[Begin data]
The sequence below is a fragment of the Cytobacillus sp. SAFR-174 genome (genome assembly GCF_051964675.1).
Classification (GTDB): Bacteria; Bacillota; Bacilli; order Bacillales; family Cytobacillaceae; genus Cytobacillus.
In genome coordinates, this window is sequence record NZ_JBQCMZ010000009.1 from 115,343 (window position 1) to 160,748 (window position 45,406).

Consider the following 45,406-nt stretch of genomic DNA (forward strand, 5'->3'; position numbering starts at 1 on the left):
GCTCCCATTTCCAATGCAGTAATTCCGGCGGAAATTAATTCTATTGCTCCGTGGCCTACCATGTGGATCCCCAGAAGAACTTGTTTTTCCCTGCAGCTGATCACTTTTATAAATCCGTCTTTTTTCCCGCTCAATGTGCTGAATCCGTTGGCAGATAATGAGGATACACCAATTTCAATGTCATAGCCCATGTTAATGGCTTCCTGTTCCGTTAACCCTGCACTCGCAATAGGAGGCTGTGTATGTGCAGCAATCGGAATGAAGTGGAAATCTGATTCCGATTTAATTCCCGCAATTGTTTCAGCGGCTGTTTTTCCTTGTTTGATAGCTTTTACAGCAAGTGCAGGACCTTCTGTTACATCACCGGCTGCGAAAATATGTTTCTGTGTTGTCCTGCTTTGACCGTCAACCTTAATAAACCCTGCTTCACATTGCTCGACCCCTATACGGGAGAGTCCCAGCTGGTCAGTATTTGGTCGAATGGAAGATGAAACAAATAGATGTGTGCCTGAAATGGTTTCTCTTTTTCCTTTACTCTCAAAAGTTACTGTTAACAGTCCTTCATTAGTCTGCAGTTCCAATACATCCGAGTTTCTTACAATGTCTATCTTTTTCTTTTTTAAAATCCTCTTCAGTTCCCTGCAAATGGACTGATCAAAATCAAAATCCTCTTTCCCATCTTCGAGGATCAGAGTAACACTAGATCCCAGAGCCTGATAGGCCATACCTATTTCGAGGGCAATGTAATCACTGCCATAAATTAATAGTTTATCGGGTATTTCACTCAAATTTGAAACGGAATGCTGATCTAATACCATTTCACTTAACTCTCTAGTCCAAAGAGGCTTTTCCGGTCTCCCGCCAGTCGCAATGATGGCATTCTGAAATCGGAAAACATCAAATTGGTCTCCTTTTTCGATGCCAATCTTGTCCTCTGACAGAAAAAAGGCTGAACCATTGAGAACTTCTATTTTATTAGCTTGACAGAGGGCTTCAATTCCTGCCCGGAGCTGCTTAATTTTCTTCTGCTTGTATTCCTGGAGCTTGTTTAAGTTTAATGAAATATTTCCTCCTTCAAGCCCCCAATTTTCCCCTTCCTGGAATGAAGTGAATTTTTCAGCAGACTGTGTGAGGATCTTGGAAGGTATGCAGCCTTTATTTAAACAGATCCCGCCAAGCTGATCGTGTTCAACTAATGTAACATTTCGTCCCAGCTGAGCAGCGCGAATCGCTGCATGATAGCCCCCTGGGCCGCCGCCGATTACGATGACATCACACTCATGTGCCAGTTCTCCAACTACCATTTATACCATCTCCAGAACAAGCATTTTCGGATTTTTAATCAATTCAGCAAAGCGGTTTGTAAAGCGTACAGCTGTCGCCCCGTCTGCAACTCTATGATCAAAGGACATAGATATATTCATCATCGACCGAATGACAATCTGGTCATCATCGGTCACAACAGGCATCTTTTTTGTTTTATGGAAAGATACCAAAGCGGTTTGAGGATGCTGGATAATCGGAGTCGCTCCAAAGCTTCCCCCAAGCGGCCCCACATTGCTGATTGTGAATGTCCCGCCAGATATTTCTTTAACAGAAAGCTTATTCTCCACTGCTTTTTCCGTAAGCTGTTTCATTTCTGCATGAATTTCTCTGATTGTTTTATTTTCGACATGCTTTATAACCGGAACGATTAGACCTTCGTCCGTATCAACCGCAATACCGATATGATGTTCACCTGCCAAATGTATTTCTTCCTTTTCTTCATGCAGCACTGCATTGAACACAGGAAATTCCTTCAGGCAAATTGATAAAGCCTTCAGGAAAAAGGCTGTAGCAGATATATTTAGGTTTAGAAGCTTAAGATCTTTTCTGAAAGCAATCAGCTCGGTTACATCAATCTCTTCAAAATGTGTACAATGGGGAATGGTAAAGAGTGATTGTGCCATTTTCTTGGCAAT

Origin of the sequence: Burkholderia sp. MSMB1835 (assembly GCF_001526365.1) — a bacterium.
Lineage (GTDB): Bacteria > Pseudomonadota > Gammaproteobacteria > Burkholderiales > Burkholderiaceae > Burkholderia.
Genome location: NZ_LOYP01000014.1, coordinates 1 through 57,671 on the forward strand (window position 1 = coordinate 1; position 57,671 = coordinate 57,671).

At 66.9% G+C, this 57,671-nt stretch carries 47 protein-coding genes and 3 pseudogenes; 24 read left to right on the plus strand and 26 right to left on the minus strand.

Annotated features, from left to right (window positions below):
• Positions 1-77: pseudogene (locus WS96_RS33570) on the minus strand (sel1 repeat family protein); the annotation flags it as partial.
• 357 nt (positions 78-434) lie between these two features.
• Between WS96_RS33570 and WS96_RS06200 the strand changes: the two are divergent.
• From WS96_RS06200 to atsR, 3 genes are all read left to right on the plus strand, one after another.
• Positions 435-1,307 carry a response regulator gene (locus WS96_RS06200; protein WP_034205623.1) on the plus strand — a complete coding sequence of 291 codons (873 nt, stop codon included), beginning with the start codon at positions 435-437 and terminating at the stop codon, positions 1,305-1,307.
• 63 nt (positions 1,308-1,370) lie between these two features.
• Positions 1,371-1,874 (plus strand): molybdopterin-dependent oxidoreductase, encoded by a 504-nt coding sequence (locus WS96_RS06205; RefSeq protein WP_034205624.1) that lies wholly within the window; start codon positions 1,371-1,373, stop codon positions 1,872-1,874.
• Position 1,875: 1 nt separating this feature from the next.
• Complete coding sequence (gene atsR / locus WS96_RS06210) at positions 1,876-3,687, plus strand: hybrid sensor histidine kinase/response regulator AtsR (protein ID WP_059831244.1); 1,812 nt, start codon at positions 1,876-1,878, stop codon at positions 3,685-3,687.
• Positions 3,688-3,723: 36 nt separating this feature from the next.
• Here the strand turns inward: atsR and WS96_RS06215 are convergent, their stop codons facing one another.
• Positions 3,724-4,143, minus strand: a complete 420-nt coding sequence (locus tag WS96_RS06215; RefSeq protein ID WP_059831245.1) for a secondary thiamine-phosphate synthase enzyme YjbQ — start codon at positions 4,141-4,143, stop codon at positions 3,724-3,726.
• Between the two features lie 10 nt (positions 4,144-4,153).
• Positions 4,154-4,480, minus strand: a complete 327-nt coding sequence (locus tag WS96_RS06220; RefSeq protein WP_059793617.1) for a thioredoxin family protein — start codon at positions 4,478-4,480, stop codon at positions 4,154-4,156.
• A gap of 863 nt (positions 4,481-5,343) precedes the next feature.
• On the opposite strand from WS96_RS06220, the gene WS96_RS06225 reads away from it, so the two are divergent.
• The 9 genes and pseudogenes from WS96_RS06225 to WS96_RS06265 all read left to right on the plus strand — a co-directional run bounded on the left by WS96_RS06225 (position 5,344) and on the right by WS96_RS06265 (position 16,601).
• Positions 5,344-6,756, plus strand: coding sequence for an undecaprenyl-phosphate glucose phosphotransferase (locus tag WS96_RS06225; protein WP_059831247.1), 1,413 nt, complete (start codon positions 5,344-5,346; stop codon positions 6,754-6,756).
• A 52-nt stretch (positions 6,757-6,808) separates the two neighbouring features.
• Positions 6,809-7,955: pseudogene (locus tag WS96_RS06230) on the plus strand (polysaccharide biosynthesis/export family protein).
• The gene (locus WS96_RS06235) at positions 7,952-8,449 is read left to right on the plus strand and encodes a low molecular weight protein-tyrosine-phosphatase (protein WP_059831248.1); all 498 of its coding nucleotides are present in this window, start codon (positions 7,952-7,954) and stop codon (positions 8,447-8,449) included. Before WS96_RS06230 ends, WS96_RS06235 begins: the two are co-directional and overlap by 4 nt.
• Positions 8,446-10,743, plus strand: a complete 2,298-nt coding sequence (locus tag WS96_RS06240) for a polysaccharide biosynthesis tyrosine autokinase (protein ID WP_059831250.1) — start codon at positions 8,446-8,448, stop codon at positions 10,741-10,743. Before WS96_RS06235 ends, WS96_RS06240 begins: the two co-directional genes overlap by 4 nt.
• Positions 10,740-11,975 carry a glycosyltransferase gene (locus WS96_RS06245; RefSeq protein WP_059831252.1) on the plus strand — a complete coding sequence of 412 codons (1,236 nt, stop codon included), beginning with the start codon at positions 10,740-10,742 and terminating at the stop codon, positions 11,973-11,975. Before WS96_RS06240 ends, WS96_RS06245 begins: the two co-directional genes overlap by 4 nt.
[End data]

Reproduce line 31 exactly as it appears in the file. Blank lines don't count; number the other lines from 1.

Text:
• The gene (locus WS96_RS06235) at positions 7,952-8,449 is read left to right on the plus strand and encodes a low molecular weight protein-tyrosine-phosphatase (protein WP_059831248.1); all 498 of its coding nucleotides are present in this window, start codon (positions 7,952-7,954) and stop codon (positions 8,447-8,449) included. Before WS96_RS06230 ends, WS96_RS06235 begins: the two are co-directional and overlap by 4 nt.